The Federal Government is a key financier in our nation’s higher education through various grants and loans. Consequently, there is a great deal of concern regarding the potential for fraud and waste. Educational institutions must ensure a level of accountability if their students are to be able to access federal aid. The G.I. Bill and Tuition Assistance Program are not considered entitlements in the same manner as the Department of Education’s (DOE) grant and loan programs. Veterans have earned their funds as a result of their service and are treated in a different manner as a result. Nonetheless, similar problems apply to our men and women transitioning out of the military. We should be doing our utmost to guarantee that veterans are not defrauded by poorly-performing institutions. Politicians on both sides of the aisle are worried that present regulations are insufficient to address such concerns.
There is a new quality assurance proposal that is making the rounds. It seeks to set a minimum level of spending on instruction in order to render institutions eligible for federal funds, including veteran programs such as the G.I. Bill. The Veterans Education project has taken action to produce a study that looks into the potential outcomes of such a policy.
The study examines the relation between colleges’ student outcomes and proposed levels of instructional spending as a percent of tuition in order to see which institutions would be most affected and whether this would help or hurt the educational ambitions of veterans. Our analysis first screens for institutions at the bottom quartile of repayment rates. Then we place these institutions through a second screening that checks for inadequate instructional spending. Here are the results:
Our study finds that there is little correlation between an institution’s instructional spending and the educational outcomes for students. Furthermore, we that instructional spending tests to be arbitrary, significantly impacting online institutions in a manner that is not proportional to their student outcomes. This proposal would also heavily favor Public universities and colleges that will almost always (99%) pass the instructional spending benchmark, regardless of whether they pass the loan repayment screening. Only 60% of For-Profit institutions meet the instructional spending requirement despite loan repayment rates that are comparable to Public and Non-Profit institutions.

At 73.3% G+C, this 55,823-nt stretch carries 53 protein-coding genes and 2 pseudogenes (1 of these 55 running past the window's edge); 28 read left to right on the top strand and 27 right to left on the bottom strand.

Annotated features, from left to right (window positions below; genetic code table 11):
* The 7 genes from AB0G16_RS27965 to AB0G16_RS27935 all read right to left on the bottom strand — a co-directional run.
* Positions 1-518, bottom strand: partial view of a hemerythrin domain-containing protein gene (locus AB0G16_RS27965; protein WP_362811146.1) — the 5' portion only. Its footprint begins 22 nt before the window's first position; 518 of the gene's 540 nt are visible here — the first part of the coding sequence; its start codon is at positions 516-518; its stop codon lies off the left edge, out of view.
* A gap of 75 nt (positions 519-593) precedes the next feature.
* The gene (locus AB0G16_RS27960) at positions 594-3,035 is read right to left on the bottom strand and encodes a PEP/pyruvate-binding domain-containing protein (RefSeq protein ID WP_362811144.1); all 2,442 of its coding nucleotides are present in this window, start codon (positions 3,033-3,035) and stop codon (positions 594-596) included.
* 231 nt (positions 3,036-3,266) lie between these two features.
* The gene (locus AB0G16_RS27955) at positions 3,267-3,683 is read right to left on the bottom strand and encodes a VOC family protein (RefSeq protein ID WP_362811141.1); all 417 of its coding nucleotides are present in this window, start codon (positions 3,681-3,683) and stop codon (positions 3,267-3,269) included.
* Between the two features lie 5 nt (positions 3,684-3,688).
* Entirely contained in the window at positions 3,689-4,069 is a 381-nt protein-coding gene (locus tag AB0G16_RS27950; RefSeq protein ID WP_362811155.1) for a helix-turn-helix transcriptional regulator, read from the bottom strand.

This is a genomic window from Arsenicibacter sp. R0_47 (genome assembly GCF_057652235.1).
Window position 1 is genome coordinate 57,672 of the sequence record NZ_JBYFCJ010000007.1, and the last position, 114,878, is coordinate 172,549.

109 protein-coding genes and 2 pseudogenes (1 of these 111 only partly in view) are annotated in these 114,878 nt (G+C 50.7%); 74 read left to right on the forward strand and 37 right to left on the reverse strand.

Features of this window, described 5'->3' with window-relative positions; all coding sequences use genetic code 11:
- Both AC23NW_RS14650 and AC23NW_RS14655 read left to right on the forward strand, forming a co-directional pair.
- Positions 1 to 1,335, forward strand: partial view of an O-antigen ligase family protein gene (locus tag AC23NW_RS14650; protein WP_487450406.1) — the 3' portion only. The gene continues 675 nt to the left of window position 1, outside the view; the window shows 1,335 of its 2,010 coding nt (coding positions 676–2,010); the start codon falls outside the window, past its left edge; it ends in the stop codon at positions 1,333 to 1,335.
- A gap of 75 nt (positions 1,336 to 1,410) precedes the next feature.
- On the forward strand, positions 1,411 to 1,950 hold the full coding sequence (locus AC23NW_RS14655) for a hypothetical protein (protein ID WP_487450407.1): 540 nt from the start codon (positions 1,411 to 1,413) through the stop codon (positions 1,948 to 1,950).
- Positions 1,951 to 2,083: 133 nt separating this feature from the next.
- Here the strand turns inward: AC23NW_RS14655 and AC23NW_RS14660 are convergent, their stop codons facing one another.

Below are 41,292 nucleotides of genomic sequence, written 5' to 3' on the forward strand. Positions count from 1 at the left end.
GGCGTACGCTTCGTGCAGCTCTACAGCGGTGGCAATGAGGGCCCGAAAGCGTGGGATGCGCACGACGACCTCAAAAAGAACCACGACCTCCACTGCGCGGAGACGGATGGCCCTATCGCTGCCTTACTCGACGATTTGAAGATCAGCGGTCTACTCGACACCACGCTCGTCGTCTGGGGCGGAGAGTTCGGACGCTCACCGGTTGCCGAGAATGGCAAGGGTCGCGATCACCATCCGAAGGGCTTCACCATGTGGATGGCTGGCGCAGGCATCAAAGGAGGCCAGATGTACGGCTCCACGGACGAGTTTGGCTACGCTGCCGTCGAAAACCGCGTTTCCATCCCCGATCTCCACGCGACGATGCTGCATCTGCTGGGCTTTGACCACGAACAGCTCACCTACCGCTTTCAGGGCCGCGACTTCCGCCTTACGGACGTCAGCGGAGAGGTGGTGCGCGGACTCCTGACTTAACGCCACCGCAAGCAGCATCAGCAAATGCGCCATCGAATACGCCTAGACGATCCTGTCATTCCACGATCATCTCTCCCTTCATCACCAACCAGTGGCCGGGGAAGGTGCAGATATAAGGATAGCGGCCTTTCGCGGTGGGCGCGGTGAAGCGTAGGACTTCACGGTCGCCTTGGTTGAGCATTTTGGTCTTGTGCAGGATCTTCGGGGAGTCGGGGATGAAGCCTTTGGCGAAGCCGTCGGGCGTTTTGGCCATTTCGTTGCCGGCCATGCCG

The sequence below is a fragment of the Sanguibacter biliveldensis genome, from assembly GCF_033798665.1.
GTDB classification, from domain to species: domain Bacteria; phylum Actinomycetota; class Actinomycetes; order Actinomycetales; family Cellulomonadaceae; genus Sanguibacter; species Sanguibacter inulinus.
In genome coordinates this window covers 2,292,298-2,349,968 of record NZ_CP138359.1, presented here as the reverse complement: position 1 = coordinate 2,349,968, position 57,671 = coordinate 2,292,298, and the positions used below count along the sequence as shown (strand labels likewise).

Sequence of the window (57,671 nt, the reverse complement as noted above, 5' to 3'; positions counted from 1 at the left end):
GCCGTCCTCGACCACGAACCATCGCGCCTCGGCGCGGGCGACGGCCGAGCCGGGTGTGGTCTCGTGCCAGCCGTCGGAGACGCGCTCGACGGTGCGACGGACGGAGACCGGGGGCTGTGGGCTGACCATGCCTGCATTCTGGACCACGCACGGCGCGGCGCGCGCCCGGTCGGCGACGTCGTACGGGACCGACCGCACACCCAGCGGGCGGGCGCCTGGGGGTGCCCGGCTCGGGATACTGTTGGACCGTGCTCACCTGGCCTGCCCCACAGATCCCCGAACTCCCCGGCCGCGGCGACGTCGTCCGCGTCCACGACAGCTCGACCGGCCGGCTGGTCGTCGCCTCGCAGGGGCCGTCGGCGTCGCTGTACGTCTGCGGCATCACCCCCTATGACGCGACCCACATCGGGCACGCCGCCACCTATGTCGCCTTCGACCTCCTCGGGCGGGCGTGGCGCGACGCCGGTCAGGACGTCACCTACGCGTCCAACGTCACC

Online educational platforms would be hardest hit by this new proposal. The spending of non-traditional educational institutions spending will not be accounted for adequately via IPEDS, as it is with traditional institutions, since many expenses for online-delivery do not fall under IPEDS’ definition of “instruction,” while nonetheless remaining essential and necessary expenditures for the sake of their students’ education. We highlight the outcomes for online and For-Profit institutions due to how these proposed policies would affect veterans pursuing higher education. Nearly 20% of military and veteran students attend For-Profit institutions and over half rely on some form of online classes. In fact, they are twice as likely to depend on fully-online educational programs as compared to the rest of the population since it offers the flexibility they need to balance their many responsibilities.
To conclude: our study finds that there is little evidence to show that instructional spending benchmarks will have any significant effect upon student outcomes. Not only would such a policy fail to achieve its stated goal, but it would harm the ability of veterans to pursue the higher education by arbitrarily targeting the kinds of educational institutions that best suit them.
Tomorrow September 1st, we will be hosting a Digital Roundtable to further discuss these findings. If you wish to join, please register here.